During the past several years, the Defense Advanced Research Projects Agency, or DARPA, a unit of the U.S. Department of Defense, has devoted considerable resources to developing next-generation communications systems. Such systems promise to put cognitive, dynamic spectrum access, high-speed mobile ad-hoc networking and information-assurance in the hands of military personnel. All of this is being done as part of the U.S. Army’s Wireless Network after Next (WNaN) project.

While considerable progress has been made in the effort to make WNaN a reality on the battlefield, the gear needed to make it work is not being produced in mass quantities yet. However, the military plans to test communications technologies from at least two U.S. firms over the next several months that offer features desirable to warfighters. A bonus is that the technologies already are in product form.

One challenge the military often faces is the need to deploy communications systems quickly, particularly for the initial troops in a hostile environment or in areas where fixed networks are unavailable for a variety of reasons. To help address such problems, Sirran Communications has developed GSMNet, a solution that enables the rapid deployment of private cellular GSM networks in mission-critical situations.

Such concepts are commonplace in the commercial arena, with multiple vendors providing their carrier customers with cell-on-wheels (COW) solutions that can be hauled to a location where greater coverage or network capacity is needed. However, COW solutions are not ideal in battlefield situations, because they take considerable time to deploy, often require roadways that may not be available, and lack the kind of security needed for mission-critical communications, Sirran Communications CEO Brendan Reilly said.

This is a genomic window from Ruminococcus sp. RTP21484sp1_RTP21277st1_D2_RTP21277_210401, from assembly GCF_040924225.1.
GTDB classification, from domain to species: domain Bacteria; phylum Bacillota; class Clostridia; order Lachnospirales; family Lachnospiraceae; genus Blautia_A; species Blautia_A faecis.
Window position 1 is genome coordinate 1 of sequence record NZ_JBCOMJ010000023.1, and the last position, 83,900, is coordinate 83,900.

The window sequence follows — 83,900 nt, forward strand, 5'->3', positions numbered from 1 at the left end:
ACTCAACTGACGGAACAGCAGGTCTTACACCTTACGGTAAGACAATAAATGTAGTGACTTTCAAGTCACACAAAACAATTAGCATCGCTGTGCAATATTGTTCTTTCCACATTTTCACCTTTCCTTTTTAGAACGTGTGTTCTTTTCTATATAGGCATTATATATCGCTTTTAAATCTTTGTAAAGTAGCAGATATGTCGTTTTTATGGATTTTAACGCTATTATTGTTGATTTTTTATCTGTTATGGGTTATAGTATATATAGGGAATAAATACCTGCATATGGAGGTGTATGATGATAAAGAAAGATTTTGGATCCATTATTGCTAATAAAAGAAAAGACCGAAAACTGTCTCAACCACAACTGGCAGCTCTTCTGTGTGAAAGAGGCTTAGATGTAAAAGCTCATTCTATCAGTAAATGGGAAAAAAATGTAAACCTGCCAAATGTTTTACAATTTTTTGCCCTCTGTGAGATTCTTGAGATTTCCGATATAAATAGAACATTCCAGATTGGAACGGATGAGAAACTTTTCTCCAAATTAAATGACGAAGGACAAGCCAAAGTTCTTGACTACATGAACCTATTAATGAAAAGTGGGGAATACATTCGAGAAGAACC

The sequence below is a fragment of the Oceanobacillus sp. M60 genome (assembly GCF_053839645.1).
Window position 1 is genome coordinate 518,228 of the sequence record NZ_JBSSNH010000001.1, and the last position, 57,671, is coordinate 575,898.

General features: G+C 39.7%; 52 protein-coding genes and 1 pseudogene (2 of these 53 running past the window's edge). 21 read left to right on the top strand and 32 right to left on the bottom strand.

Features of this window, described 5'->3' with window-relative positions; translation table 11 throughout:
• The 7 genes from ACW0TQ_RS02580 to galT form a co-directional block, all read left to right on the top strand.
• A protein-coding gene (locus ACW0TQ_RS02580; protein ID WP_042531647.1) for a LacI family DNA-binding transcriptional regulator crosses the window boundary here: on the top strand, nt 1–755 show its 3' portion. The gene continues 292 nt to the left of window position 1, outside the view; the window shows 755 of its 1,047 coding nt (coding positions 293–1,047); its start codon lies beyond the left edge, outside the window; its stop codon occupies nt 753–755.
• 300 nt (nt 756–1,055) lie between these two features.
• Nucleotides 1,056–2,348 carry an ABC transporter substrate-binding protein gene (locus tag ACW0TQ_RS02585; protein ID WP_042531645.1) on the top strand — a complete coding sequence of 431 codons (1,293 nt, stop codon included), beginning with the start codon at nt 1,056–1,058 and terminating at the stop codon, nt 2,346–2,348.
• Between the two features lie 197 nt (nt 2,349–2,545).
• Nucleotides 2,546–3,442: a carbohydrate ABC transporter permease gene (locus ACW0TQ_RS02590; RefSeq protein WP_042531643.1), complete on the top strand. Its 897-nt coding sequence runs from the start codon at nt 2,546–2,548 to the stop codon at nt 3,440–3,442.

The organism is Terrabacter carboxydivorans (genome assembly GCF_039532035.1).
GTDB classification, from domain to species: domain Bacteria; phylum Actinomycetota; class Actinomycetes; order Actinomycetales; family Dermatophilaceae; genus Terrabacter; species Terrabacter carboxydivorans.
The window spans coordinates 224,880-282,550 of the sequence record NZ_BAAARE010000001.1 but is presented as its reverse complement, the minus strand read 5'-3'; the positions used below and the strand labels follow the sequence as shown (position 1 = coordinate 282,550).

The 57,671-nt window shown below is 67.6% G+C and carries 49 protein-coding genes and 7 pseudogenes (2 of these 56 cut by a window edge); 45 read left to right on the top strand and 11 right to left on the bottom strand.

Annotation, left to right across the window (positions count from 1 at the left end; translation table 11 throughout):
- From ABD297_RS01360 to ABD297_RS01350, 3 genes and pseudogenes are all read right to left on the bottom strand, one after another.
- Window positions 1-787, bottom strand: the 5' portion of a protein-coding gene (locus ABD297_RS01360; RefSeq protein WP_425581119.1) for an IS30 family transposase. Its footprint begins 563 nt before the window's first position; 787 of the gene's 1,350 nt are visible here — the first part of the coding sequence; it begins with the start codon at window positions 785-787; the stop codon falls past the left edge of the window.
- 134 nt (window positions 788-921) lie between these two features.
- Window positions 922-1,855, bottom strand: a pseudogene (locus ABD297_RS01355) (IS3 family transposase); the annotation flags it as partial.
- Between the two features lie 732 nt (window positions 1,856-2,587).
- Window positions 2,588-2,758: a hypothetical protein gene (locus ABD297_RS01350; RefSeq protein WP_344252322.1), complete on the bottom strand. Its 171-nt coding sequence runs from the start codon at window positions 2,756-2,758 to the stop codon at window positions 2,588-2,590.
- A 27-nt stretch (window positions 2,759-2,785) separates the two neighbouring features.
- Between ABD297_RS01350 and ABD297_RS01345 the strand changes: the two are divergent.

“We’ve always worked in the tactical, military world, so we said we’re not building this for commercial customers,” Reilly said. “We’re building this for customers who want a higher level of security and for rapid deployment.”

During the past several years, Sirran has refined its tactical package to meet needs defined by its military users, Reilly said. The current GSMNet weighs just 20 pounds — it can be carried in a rucksack — and can be deployed by a single person in less than seven minutes, Reilly said. It is designed to operate with multiple power sources, allowing everything from military batteries to the commercial power grid to vehicle batteries to be leveraged to maintain communications, he said.

“For the same price as a COW, you can buy 20 units of ours,” Reilly said. “When you turn it on, it creates essentially the same capability as AT&T — an independent telecommunications infrastructure that puts out a network that covers approximately 30 square kilometers [18.6 square miles].”

As a telecommunications carrier, Sirran has roaming agreements with 367 carrier partners globally that use a GSM platform (either 2G or 3G), so it is able to support 86% of all cellular devices in the world, Reilly said. But the Sirran solution provides several capabilities that are not available on commercial networks, including stronger security measures and the ability to utilize federal government spectrum in the 1755–1850 MHz frequencies, which are in the GSM band.

In addition, because GSMNet utilizes government spectrum, the private networks established using Sirran’s solution can share users’ location data — something privacy laws prohibit commercial cellular carriers from doing, Reilly said. “You can turn a $20 flip phone into a blue-force tracker and … you are able to manage your resources efficiently, whether on the battlefield or in a [domestic location] after a disaster,” he said.

Also, the private GSMNet networks can be used to provide useful services to non-federal personnel as well, Reilly said. In crisis situations, the networks can be used to broadcast emergency alerts and other important messages to any GSM phone in the coverage area. Because the services are managed, recipients of the emergency message typically would not be able to reply to the messages. That’s a plus, because such ability could overwhelm the capacity of the network, he said.